Slovenia held a celebration Saturday marking the elimination of borders between nine new EU members and the rest of the bloc, just a week before the former communist country takes over the EU presidency.
On Friday, the nine new EU members were officially incorporated into the Schengen frontier-free zone of Europe, which now stretches from the Baltic Sea to the Adriatic.
"This is something we did not ever dare to dream of 15 years ago," Slovenian Prime Minister Janez Jansa said at Saturday's ceremony celebrating the expansion of the EU passport-free zone to Slovenia, Poland, Hungary, the Czech Republic, Slovakia, Estonia, Latvia, Lithuania and Malta. The nine nations, most of them formerly communist, joined the EU bloc in 2004.
The expansion now gives a total of 400 million people the ability to move freely across 24 European nations.
European Commission President Jose Manuel Barroso said the elimination of borders sent a "very powerful signal of unity" within Europe.
"If we want to have a stronger Europe, we need to show our people that Europe brings concrete results, not just words," he said.
Portugal's Prime Minister Jose Socrates symbolically turned over his country's six-month rotating EU presidency to Jansa, whose tiny Alpine country of 2 million will hold it as of Jan. 1.
Yugoslavia _ which Slovenia was part of until independence in 1991 _ lived under a milder version of communism, and most people traveled freely both to the East and West.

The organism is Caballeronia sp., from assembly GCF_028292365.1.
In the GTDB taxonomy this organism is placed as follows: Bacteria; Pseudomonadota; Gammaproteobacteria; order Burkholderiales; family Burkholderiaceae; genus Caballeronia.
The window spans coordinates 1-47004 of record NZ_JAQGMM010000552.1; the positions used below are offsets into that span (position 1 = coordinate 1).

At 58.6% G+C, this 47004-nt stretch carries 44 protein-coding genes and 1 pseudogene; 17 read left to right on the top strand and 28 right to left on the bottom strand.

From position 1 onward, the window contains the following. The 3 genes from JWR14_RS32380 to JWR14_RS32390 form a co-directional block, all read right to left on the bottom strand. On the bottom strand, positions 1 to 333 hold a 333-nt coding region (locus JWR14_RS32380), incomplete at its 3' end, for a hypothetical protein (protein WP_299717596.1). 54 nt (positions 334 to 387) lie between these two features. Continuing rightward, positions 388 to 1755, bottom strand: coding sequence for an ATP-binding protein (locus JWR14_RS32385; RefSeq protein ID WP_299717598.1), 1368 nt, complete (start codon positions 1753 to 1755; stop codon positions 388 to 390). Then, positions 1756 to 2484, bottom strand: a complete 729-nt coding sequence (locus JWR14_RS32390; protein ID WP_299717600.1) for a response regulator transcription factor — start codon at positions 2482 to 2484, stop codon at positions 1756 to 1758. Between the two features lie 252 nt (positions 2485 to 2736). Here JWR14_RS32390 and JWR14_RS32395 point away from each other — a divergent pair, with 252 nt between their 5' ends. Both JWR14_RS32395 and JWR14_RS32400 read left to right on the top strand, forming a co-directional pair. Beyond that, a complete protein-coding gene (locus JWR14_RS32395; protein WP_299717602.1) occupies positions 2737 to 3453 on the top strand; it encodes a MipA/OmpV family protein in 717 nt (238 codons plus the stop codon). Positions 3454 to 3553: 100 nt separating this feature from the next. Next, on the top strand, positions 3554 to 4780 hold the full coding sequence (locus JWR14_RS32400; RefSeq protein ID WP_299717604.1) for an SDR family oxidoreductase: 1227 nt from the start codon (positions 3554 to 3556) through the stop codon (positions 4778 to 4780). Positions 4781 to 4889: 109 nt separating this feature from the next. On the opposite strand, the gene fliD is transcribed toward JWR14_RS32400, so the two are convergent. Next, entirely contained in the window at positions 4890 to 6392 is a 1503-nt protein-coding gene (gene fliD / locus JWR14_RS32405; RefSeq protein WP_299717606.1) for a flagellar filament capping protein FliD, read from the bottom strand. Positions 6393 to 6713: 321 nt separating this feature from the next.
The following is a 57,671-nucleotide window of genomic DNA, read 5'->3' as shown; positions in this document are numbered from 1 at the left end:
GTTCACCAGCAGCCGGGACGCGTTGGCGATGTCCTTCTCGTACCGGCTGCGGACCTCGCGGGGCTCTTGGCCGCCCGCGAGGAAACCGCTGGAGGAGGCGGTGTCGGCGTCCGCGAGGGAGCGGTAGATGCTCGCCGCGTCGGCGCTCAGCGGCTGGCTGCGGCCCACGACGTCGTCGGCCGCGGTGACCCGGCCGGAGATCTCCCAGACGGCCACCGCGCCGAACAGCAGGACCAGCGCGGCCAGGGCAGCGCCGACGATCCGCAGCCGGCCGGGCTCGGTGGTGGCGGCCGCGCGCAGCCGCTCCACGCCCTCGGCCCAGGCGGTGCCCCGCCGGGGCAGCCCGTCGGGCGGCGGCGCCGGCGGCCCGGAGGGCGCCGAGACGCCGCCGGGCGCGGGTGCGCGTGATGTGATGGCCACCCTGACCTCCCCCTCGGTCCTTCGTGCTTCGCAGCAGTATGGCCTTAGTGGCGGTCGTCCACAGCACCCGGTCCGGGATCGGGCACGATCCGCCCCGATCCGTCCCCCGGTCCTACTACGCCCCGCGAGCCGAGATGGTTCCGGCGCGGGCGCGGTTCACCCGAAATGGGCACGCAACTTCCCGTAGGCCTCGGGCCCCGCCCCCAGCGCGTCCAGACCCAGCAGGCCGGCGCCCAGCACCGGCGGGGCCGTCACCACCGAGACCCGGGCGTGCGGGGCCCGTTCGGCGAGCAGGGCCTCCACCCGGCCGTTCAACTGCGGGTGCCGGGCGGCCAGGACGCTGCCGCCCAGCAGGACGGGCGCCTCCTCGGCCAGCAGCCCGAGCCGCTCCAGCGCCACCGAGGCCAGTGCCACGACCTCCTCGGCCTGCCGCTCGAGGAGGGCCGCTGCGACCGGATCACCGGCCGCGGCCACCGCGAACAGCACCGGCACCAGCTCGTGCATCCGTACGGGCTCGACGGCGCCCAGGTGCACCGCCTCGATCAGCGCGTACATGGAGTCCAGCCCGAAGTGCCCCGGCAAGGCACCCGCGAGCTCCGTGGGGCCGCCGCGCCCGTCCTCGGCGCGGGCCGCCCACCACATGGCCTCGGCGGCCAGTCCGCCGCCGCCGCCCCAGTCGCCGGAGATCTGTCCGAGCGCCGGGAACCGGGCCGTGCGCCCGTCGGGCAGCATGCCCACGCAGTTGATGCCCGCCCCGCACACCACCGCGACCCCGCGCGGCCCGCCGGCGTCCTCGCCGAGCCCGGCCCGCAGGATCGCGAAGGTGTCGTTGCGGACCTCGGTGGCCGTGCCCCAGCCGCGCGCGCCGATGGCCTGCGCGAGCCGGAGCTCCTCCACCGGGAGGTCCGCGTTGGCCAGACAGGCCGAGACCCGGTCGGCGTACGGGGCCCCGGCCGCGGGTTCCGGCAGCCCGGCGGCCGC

But customs checks were tight, and the amount of goods that could be imported was limited; many people who lived in the former Yugoslavia remember fretting as customs officials checked their luggage or the trunks of their cars, often finding at least one too many pairs of Italian shoes or boxes of detergent.
At the now-obsolete border crossing in Nova Gorica, an art group set up a so-called "Confessional Room" to film people's recollections of petty smuggling of goods from Italy.
With the expansion of the passport-free zone, the EU has tightened controls on its eastern borders against organized crime, illegal immigration and terrorism.
The main front line against illegal immigration, however, lies to the south with thousands each year attempting hazardous sea journeys to reach the coasts of Spain, Italy, Malta and Greece, or overland trips to the Balkans through Turkey.
Barroso played down fears of some that the new members were not ready to guard their EU borders, saying the EU has earmarked euro1 billion (US$1.43 billion) to boost security in those areas, the state-run news agency STA reported.
Italy's interior minister, Giuliano Amato, said: "We can assure everyone that the fall of the border between Italy and Slovenia is not a fall of security, but an increase of freedom."
Slovenia now controls 760 kilometers (472 miles) of EU border.
Neighboring Croatia, which is due to join the EU in 2010, has been granted a concession allowing its citizens to travel to Slovenia, Hungary and Italy with identification cards only. People from Serbia, however, would need EU travel visas.
Associated Press Writer Snjezana Vukic contributed to this report.